Clemency is typically administered today by an independent parole board, which performs a vital function if criminal justice is to remain a flexible and continuing process throughout. The Board’s existence ensures that the Executive Branch, in addition to the Legislative and Judicial, has a discretionary role in Georgia's Criminal Justice System. Thus it provides a vital part of the checks and balances of Constitutional government.
The principle of separation of powers is upheld when the judiciary’s regular involvement in a case ends at the time the offender is sentenced to prison. Then the Parole Board begins monitoring the inmate and drawing knowledge of the case from the courts, police, prison, and society to form the basis of a just decision to grant or deny clemency.
Persons are sentenced to prison for four purposes: punishment, incapacitation, deterrence, and rehabilitation. A parole board studies the need for and accomplishment of each of these purposes in each case being considered. Justice demands that the handling of each case should be tailored to the crime and to the offender.
A parole board’s view of a case necessarily differs from that of a local court or law enforcement agency. The Board can compare the case with thousands of others statewide. The Board’s unique central position and authority allows it to reduce sentence disparity. Excessive harshness is more readily reduced, but excessive leniency in the form of a too-light confinement sentence may be corrected partially by parole denial.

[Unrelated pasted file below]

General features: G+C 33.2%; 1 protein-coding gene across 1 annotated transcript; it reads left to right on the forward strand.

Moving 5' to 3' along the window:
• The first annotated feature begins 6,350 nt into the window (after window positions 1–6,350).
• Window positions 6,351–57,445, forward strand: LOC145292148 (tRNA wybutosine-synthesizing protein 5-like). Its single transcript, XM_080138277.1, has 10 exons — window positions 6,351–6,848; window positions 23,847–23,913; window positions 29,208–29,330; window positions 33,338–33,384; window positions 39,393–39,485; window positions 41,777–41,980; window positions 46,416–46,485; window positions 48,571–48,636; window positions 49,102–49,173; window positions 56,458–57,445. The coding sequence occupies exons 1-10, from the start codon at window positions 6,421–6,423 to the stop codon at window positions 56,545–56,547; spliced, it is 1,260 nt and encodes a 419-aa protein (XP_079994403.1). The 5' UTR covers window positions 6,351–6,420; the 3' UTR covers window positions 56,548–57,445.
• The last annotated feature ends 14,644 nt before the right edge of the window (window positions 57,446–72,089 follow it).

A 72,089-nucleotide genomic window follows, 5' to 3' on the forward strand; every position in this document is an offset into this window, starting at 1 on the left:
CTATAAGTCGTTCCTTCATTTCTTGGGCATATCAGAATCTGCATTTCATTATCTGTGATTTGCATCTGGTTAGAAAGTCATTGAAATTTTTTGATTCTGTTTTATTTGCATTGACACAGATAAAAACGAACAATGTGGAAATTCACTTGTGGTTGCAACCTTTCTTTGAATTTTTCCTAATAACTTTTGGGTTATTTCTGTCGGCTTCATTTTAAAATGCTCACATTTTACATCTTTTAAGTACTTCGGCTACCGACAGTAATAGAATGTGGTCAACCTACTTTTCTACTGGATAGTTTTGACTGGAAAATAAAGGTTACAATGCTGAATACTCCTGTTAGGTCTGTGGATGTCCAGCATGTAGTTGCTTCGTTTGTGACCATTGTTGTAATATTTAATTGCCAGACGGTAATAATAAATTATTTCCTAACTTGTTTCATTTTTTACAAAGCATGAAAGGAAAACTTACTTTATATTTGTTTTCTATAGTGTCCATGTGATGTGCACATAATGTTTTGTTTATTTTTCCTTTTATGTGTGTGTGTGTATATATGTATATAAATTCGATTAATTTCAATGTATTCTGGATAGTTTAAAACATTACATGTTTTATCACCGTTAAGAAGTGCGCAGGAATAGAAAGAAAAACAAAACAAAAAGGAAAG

It would be difficult to overestimate the importance of a Parole Board’s investigative and decision-making authority being centralized. Any substitute prisoner-release mechanism triggered by numerous officials scattered in courthouses or prisons would be destined to be inequitable and not in the best interests of the citizens’ safety or taxpayers’ pocketbook.
Discretion in releasing inmates appears inevitable. The question is where discretion is best placed and how it is best applied. The answer is provided in an independent, informed, just, and careful parole board. In states that have abolished the parole system, other release mechanisms had to be instituted. Many of these alternative systems are merely primitive parole systems with limited case information on which to base release decisions and inadequate resources for effective community supervision of those released.